OCEAN CITY -- Ocean City is home to about 8,000 full-time residents and attracts about 8 million visitors each year.
"The town is completely built up. It's a big party scene in the summer," Ocean City resident Scott Housten said.
Ocean City serves as Maryland's annual summer getaway.
"There's a long history of tourism down here. People who bring their children down here who have a week or two at the beach and get exposed to an environment they're not used to where they live otherwise," longtime coastal resident Kim Abplanalp said.
The resort town is also at risk of changing dramatically in the coming decades due to the threat of rising sea levels.
"This is happening all around the United States, particularly on these coastlines that are really vulnerable—and we're one of them. We're already at sea level," Abplanalp said. "One of the things I think we're seeing now is just the acceleration from when I was a kid, you know?"
The beach, coastal inlets, and ecosystems that rely on islands and marshlands are all at risk from rising seas and a warming climate.
"It's shocking, but it's predictable because we are warming. I mean, this was the hottest year on record for the planet. And, that's not sustainable. Things are going to melt. Sea levels are gonna rise," Housten said. "It's happening so slow now that people don't really notice it. Because, it's just a little bit a year, a little, tiny bit. But, I think it's going to take a big event where lots of people are impacted for anybody to really put it on their radar."
A 2023 report from a group of scientists with the University of Maryland Center for Environmental Science and the Maryland Commission on Climate Change shows sea levels will "almost certainly rise as much in the first half of this century as it did during the entire last century."
"We can't stop sea level rise, because the ice is starting to melt, but we can limit its growth," former UMCES President Dr. Donald Boesch, the chair of the expert group, said. "What's the lowest lying land here? The beaches. So, those beaches and barrier islands are an immediate threat."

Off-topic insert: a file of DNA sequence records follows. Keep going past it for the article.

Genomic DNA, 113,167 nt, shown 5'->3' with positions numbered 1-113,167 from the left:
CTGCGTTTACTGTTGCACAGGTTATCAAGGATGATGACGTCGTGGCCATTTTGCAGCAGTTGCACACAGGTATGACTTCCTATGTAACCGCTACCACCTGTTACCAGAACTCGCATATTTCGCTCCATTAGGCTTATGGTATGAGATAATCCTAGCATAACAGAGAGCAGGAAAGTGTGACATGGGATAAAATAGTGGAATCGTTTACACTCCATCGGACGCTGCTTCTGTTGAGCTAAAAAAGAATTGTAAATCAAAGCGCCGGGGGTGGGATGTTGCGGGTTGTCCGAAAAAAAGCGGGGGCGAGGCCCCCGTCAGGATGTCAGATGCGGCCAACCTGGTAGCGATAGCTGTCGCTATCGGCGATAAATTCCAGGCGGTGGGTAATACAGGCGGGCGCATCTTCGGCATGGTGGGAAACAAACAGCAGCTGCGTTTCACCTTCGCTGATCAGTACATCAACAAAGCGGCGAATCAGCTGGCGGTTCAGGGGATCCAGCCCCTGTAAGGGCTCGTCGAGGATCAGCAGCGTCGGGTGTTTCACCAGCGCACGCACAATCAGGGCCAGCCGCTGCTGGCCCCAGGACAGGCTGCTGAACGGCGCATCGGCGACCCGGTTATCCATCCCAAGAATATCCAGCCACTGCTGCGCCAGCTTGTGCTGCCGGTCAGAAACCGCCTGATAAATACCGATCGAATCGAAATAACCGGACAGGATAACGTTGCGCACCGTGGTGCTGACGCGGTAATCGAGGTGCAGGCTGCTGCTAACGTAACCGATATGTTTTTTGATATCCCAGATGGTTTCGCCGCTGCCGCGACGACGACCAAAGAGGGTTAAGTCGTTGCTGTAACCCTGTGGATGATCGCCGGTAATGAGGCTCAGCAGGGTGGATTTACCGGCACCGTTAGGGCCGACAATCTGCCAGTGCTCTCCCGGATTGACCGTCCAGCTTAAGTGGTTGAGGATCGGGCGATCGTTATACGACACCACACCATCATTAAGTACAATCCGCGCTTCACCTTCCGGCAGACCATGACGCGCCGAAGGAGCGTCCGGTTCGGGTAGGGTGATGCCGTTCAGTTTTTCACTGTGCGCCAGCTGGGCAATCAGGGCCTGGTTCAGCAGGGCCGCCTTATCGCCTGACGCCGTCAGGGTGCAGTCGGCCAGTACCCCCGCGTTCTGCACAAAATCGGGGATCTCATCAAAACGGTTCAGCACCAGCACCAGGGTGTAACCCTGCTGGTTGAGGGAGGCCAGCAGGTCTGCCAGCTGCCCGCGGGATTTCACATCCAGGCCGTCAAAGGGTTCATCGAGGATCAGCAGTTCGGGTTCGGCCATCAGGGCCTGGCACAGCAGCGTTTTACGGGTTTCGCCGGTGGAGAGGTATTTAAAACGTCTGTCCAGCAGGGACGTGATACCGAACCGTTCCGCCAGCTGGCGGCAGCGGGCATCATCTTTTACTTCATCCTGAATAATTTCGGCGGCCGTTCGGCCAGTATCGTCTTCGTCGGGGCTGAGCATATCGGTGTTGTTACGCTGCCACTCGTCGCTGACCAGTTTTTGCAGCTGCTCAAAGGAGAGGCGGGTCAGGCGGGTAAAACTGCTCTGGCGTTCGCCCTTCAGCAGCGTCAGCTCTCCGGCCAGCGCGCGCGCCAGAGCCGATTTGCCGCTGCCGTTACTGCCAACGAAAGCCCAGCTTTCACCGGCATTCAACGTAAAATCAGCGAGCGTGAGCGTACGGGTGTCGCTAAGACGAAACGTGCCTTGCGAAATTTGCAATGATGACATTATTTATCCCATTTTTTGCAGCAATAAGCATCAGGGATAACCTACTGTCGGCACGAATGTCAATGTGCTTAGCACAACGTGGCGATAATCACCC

The report lists multiple scenarios of sea level rise at various locations across Maryland based on global greenhouse gas emissions.
In Ocean City, sea levels could rise anywhere between 1.94 feet and 4.55 feet by 2100, depending on emissions scenarios.
"It's not a question of 200 years from now. It's a question of 70 or 80 years from now," Dr. Boesch said.
Data from the United States Geological Survey show coastal change likelihood over the next decade. The USGS interactive map shows much of Ocean City's beaches and bayside marshlands will likely change.
"We are very much facing, in the coming decades, we as a modern civilization have not experienced before," USGS research geologist Dr. Erika Lentz said. "In the next 30 years, we're expecting to see a century's worth of sea level rise increase."
Dr. Lentz points out not all change is inherently bad—coasts and shorelines are constantly changing. But, WJZ's exclusive data analysis reveals at least $1.2 billion worth of property in Worcester County has a higher chance of changing compared to surrounding areas over the next decade due to hazards along the coast, including rising sea levels and erosion.
"Coasts are more heavily developed than ever, so you get those big numbers from assessments like this," Dr. Lentz said.
Dr. Boesch said sea level rise has "enormous economic consequences." His report shows more than 100 Maryland communities "may be at risk of chronic inundation from sea-level rise and storm surges by the end of the century."
"Loss of agricultural lands, loss of infrastructure we have along the shorelines, the need to bolster those," Dr. Boesch said. "All of those are tremendously costly."
Rising sea levels and the warming climate bring more severe storms and more frequent flooding, as well.
"I think some people are in denial about it or they're thinking it's not that bad, or it hasn't affected them yet," Abplanalp said. "They're going to have to get on board one way or another because it's going to be right at the end of their face."
Maryland's Department of Natural Resources created a community-driven flood and storm reporting system called "MyCoast: Maryland" which allows people to report damage and storm events.
"Storms—and particularly the flooding from storms—give you a snapshot of where the shoreline wants to go," Dr. Lentz said.
Dr. Boesch says dredging projects to replenish Ocean City's beaches are only hitting a pause button on a fast-forward crisis.
"Is that sustainable? I mean, how many years can we keep pumping sand to keep those buildings from being put underwater?" Housten asked. "We can't bury our heads in the proverbial sand. Change is happening. We can't ignore it any longer."
For stories about rising sea levels across the country, and to watch the documentary 'On the Dot' please visit Arctic melting foreshadows America's climate future
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